Homestead & Garden


Peter Marsh Homestead

The Peter Marsh Homestead, built in 1743, served as the home of Louise & Wilbur Corkran after two centuries as a farm homestead and is today recognized on the National Register of Historic Places as a regionally significant example of its architectural style.  The “mansion” became the headquarters for the founding of the Rehoboth Art League, held classes on its back porch, and became the attraction for fundraisers to support the burgeoning Art League in the 1940’s through the 1970’s.  Today, the building hosts art educators, while opening its historic space for contemporary art shows. Through preservation, its historic character can serve as an ideal backdrop for the RAL’s Collection of fine art from artists who founded and shaped the regional art & cultural scene.

Historic Homestead Garden

The formal gardens seen today behind the Peter Marsh Homestead were conceived by Louise Corkran and executed in 1931. Louise and her husband, Colonel Wilbur Corkran, had just completed a renovation and expansion of the original Homestead following their purchase of the Dodd farm (now Henlopen Acres) in 1929.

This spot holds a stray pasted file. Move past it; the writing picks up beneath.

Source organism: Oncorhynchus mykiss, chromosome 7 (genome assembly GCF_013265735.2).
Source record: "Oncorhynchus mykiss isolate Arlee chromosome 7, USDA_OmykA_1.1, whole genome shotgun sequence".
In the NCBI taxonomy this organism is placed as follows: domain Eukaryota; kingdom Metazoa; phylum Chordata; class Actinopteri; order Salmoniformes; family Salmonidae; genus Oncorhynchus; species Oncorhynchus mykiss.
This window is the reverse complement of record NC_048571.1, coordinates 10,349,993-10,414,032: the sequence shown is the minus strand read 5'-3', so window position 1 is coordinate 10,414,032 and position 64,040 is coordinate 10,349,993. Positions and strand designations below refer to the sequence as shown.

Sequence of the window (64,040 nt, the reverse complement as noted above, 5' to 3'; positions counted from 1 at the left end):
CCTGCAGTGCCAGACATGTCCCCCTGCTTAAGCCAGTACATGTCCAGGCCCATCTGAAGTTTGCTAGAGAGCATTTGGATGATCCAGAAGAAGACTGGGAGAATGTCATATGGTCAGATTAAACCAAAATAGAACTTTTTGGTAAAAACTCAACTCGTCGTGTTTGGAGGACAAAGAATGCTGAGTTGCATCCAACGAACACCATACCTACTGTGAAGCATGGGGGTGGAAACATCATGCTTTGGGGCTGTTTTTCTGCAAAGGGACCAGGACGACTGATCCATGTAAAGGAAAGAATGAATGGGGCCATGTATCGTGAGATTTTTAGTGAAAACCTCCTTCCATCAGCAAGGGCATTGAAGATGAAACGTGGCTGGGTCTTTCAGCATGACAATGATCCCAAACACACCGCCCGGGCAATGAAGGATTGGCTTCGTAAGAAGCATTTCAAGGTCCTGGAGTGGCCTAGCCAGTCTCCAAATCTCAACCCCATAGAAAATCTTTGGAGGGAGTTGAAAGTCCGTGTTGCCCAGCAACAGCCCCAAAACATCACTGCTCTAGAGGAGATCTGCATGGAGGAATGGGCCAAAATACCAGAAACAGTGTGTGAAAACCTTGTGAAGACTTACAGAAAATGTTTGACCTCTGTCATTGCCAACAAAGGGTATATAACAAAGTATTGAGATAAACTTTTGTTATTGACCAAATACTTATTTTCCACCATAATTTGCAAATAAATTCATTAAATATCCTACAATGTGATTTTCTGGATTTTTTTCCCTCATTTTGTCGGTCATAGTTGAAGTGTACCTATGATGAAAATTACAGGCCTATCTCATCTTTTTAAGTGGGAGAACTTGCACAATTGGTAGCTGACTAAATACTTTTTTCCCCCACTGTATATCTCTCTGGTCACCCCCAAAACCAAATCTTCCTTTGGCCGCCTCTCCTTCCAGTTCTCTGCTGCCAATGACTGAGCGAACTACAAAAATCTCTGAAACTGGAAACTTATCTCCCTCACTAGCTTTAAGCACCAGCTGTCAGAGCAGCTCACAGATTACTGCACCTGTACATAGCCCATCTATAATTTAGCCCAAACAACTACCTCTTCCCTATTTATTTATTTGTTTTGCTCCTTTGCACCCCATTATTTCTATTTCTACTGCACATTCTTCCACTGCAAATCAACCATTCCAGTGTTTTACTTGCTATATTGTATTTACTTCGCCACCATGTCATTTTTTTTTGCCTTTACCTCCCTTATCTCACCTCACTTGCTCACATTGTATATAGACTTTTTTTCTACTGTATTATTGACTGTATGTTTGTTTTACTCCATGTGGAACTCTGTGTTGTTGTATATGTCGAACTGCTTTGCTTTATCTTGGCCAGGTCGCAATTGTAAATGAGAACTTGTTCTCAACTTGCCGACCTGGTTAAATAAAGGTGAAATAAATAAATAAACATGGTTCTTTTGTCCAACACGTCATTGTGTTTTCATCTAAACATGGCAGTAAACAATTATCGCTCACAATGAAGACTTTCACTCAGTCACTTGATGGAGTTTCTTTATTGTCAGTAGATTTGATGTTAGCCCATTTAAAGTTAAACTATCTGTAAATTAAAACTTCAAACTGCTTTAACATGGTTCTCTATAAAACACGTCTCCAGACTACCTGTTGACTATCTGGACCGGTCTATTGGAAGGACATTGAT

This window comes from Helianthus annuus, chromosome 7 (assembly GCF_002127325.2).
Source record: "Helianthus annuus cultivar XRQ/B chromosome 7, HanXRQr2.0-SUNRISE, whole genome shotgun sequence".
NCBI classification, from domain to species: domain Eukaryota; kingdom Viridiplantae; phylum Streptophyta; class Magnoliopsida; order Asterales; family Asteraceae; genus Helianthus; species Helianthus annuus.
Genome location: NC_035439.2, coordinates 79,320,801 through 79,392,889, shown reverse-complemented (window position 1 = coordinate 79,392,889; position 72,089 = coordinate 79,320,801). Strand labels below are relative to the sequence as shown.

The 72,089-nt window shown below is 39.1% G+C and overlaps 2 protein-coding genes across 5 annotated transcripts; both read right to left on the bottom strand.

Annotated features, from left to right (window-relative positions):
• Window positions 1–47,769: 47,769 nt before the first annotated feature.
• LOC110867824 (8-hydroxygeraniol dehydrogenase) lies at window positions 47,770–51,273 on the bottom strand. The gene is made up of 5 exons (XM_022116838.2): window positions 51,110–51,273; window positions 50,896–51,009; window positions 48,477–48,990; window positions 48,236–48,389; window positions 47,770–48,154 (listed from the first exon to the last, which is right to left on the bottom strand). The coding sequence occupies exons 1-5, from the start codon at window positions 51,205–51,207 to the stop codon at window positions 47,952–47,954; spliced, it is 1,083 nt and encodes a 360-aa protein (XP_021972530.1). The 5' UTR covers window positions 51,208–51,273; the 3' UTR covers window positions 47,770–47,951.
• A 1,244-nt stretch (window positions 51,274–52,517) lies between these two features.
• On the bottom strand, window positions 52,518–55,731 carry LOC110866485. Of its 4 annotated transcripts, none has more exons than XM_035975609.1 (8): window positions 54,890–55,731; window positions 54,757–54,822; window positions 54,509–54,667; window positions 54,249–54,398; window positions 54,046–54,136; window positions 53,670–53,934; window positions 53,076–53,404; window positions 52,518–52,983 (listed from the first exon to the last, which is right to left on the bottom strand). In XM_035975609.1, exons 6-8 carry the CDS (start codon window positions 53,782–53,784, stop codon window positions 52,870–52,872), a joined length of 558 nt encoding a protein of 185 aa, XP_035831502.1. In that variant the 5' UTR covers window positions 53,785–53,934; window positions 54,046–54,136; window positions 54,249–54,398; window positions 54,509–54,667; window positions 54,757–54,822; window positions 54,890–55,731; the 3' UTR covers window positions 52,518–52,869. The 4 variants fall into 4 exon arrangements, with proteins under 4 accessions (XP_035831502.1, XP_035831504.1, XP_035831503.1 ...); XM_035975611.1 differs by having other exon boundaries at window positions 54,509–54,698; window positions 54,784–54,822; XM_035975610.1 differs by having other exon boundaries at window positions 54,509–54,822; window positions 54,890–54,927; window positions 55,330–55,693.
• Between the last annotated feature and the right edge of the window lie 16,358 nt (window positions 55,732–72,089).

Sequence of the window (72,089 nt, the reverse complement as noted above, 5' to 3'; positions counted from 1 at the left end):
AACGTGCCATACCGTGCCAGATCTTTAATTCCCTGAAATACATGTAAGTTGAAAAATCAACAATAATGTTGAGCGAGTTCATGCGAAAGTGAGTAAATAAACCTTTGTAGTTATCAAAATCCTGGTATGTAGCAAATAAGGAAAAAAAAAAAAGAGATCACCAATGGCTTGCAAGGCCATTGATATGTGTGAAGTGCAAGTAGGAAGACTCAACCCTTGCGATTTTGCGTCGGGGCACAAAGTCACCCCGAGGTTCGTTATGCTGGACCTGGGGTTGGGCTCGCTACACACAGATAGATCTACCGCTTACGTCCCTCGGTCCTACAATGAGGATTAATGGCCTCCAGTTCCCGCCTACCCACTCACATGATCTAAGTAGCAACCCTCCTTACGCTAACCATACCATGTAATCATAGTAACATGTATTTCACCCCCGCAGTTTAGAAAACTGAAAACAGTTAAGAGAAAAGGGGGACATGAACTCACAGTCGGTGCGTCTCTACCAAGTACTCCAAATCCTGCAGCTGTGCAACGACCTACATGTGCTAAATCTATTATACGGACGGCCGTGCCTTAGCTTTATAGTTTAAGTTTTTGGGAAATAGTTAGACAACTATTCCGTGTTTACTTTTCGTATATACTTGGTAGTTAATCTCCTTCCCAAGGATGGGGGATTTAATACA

Mrs. Corkran envisioned a typical American colonial garden consisting of four square plots, each of which underwent change and redevelopment over the years.  In her own notes from the 1950’s, she described the garden’s five parts; the Crisscross Garden, the Chain Garden, the Tea Garden, the Herb Garden and the Sundial-Capstan Circle. The small Crown Garden was added in 1953 in honor of the coronation of Elizabeth II.  Together with Mrs. Corkran’s grape arbor, all of these garden components are still in place today.

A lover of boxwoods, Mrs. Corkran traveled to Dover, Delaware to gather clippings from boxwood plants that once grew in Caesar Rodney’s garden at Poplar Grove.  At its high point, the garden had more than 800 boxwoods, together with magnolias, crape myrtle, evergreens, dogwoods and various perennials. Mrs. Corkran highlighted her gardens and woodland walks on the surrounding property with anchors, chains, an ox yoke, rustic relics of the sea and bits of statuary – some of which are still visible today.

The Homestead Garden is integral to the fulfillment of the Rehoboth Art League’s mission. It serves as a backdrop for exhibitions, art shows, classes, events and as a free public park for residents and visitors alike. The Garden is cared for by volunteers who routinely donate more than 200 hours per year to tackle weeding, watering, pruning and more.  However, maintenance demands, pests, infrastructure needs and plant replacement requirements are constant challenges. To assist us in maintaining the Homestead Garden, please consider making a contribution to the Rehoboth Art League today.